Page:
The theme for this year’s International Day of Forests (21 March) is ‘forests and health’. It provides an opportunity to reflect on the important role that forests play in our lives and whether our national environmental laws, which are currently under review, are doing enough to ensure that future generations...
After a lengthy public consultation by the Australian Wool Exchange, their National Wool Declaration (NWD) has failed to provide much needed transparency for the non-mulesed wool category in an update of its integrity program announced on Friday. Buyers looking to purchase the increasingly popular non-mulesed (NM) wool category for its animal welfare benefits will be unfairly disadvantaged. It will be impossible to distinguish between wool from sheep that have never had to undergo a breach mutilation versus wool from sheep that undergo freeze mulesing, a breech mutilation using liquid nitrogen to scar the skin, which the Non-Mulesed category will now allow for.
During the final stage of the consultation Humane Society International Australia welcomed what was a proposed ‘Alternative Method’ or AM category which would have appropriately separated those using alternative means such as freeze mulesing, clips or Skintraction from the non-mulesed category. In the final scheme announced on Friday, the AM category has now been dropped.
“Lumping ‘freeze mulesing’ into the Non Mulesing NM category muddies things for ethical consumers looking to avoid painful breach mutilations.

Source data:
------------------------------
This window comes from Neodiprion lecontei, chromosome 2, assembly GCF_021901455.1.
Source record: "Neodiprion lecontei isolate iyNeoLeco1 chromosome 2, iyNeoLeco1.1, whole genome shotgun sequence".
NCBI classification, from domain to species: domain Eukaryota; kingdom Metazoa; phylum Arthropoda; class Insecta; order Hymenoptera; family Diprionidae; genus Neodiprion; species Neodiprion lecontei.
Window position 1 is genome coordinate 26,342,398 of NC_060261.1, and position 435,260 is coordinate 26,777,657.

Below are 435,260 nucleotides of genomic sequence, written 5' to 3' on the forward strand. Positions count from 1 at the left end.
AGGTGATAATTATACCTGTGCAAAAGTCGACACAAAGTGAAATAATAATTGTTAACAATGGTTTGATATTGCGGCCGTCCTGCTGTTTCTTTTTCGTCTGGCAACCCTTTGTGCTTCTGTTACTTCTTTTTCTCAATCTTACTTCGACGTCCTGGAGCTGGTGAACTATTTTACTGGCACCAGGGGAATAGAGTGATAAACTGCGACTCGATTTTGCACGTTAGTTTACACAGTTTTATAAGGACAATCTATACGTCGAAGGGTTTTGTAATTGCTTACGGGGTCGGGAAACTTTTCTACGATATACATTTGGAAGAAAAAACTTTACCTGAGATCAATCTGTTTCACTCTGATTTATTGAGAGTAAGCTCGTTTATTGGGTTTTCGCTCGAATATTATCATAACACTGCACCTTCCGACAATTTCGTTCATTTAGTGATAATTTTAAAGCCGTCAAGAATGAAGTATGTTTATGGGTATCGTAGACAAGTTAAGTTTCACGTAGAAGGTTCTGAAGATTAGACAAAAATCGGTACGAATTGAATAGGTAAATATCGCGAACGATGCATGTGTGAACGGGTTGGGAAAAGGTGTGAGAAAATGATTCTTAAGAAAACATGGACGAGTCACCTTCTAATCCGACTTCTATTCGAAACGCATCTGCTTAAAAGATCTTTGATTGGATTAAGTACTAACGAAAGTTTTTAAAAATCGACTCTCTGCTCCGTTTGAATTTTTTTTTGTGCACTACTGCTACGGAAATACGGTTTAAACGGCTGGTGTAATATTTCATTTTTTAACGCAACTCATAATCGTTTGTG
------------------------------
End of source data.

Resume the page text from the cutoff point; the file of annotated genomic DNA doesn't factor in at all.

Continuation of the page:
“It is very disappointing that AWEX have rejected strong calls for more transparency during the NWD review process.They have blown an opportunity to provide much needed clarity to buyers and retailers,” said Georgie Dolphin, HSI Australia Program Manager for Animal Welfare.
“NM wool should strictly come from sheep that have not been subjected to any form of breech modification, and the proposed AM category would have offered a good solution,” Ms Dolphin continued.
A growing number of retailers are taking notice of consumer concerns over animal welfare and introducing policies to move away from mulesed wool in their product offerings. Had the AM category been introduced then the NWD would have been a valuable tool to help buyers, but given the final outcome it will be of no help at all. They will now need to look to the other assurance schemes such as the Textile Exchanges’ Responsible Wool Standard, New Merino and ZQ Merino for a guarantee instead.
Ms Dolphin says, “HSI supports a transition to selective breeding of plain-bodied sheep to mitigate flystrike and avoid mulesing and other breach mutilations. This is a viable and humane long-term solution. The results of the animal welfare trials on liquid nitrogen will not alter the fact that freeze mulesing is still an unnecessary breech mutilation, so it should not be allowed to share the premium non-mulesed status of the NWD.”
“Mixing non-mulesed wool with wool from freeze branded sheep is unfair to the hundreds of producers who have made the effort to transition their flocks to a fully non-mulesed status using selective breeding”.
Further, a new AA (Analgesic and/or Anaesthetic) category replaces the former PR (pain relief) category which could also cause confusion. If AA is circled then buyers may assume the sheep were administered with both pre-and post-procedure analgesia, where in fact they may only have received one or the other, experiencing considerable pain.
“HSI thinks AWEX should go back to the drawing board and develop a more transparent scheme that buyers and consumers can rely on,” concluded Ms Dolphin.